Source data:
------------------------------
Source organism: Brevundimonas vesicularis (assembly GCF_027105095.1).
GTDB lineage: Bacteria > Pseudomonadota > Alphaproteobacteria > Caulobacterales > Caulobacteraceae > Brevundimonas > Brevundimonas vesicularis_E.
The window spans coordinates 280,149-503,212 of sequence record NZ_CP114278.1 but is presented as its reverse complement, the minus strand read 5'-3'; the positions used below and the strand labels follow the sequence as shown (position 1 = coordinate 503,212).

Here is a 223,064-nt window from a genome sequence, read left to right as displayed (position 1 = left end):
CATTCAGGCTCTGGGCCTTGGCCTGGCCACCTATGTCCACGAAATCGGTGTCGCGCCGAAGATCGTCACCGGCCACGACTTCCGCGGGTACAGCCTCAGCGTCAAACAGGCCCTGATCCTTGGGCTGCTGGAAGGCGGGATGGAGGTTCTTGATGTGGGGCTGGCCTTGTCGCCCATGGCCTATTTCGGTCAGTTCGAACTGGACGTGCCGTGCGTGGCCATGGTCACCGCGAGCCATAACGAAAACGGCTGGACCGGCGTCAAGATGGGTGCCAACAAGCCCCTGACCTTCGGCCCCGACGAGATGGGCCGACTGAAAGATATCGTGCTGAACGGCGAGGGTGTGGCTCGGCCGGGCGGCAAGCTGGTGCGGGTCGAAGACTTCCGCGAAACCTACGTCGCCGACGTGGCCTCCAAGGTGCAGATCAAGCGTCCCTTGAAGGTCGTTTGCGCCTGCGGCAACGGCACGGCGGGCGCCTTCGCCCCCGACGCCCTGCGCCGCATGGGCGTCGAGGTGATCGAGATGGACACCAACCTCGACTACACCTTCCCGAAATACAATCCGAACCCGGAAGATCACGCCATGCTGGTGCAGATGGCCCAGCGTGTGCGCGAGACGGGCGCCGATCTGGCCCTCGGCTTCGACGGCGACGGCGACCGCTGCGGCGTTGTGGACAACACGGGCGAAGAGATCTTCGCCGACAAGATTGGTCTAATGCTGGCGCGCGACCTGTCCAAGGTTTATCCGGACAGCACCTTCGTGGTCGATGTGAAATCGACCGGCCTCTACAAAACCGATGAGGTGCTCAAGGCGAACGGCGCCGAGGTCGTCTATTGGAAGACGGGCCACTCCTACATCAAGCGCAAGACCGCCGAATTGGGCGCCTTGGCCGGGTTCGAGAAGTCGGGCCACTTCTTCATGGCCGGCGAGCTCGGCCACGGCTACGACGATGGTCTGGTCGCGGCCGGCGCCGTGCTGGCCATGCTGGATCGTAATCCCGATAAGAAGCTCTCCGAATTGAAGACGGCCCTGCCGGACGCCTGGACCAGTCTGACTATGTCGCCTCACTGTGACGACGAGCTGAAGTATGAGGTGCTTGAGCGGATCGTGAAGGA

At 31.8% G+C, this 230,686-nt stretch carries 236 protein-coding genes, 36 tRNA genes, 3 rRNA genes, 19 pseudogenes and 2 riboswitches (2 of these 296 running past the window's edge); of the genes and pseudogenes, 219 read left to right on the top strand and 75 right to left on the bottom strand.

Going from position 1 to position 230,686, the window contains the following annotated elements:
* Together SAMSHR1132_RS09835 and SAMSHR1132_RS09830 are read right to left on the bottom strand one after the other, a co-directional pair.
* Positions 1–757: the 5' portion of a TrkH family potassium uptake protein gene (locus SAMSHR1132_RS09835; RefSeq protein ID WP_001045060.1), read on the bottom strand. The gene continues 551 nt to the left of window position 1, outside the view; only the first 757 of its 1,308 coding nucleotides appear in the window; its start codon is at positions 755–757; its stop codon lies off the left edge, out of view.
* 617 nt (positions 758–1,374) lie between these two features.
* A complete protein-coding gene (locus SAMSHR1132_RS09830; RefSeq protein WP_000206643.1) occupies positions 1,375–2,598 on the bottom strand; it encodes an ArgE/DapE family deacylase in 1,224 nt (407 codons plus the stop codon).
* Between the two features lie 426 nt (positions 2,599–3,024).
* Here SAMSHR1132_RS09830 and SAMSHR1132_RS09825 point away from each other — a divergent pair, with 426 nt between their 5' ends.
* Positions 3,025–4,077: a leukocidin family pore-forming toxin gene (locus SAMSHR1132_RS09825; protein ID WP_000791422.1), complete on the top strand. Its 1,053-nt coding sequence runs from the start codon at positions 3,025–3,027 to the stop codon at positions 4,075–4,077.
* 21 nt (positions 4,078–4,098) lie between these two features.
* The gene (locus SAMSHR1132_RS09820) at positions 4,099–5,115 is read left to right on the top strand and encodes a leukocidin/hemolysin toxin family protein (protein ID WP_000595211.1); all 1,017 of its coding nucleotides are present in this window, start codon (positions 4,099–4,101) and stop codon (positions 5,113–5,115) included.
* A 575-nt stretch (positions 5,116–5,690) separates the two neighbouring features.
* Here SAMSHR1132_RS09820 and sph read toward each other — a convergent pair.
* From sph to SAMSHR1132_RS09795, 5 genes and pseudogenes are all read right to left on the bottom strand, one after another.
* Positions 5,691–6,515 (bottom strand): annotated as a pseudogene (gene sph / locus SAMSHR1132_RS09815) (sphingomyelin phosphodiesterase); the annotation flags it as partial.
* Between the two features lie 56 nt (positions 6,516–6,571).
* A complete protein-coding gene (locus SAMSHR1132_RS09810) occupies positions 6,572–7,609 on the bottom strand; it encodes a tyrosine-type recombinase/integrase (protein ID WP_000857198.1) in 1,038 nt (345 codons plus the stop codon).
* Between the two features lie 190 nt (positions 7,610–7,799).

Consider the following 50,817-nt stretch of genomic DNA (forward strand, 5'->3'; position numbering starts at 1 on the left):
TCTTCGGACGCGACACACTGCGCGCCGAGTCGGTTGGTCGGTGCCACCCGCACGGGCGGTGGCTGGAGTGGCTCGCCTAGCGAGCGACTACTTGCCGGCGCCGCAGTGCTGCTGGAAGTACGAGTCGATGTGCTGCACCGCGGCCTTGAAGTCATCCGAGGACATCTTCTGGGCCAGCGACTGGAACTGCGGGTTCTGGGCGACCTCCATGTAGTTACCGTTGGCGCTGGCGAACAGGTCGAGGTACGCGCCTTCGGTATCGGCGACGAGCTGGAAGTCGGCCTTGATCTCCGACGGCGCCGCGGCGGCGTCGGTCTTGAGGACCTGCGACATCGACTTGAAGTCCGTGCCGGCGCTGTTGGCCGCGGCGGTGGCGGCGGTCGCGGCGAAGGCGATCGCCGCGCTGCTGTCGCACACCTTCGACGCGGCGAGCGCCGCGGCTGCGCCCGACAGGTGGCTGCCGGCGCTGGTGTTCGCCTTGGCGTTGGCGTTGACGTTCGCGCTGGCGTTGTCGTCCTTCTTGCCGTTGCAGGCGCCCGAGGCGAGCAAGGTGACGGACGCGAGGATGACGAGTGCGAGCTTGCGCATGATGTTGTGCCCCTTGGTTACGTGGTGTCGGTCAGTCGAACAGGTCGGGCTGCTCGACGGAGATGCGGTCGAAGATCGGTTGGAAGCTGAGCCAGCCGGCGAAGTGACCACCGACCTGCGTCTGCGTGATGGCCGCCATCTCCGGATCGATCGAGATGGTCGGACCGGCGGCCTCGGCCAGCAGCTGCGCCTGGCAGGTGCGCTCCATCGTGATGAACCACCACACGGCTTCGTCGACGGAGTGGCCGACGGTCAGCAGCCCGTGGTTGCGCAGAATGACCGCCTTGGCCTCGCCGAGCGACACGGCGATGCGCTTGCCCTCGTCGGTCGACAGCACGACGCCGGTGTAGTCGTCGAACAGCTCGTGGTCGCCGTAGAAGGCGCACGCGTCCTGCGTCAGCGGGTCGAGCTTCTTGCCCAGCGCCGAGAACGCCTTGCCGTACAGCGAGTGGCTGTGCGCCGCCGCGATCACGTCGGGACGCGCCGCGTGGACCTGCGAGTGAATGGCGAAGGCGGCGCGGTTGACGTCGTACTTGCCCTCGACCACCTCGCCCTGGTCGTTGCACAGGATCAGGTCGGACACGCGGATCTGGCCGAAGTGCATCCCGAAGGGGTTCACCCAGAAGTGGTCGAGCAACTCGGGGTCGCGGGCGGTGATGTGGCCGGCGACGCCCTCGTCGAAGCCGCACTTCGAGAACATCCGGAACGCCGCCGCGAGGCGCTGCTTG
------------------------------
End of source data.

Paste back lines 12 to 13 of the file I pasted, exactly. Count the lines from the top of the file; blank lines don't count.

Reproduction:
* Between the two features lie 426 nt (positions 2,599–3,024).
* Here SAMSHR1132_RS09830 and SAMSHR1132_RS09825 point away from each other — a divergent pair, with 426 nt between their 5' ends.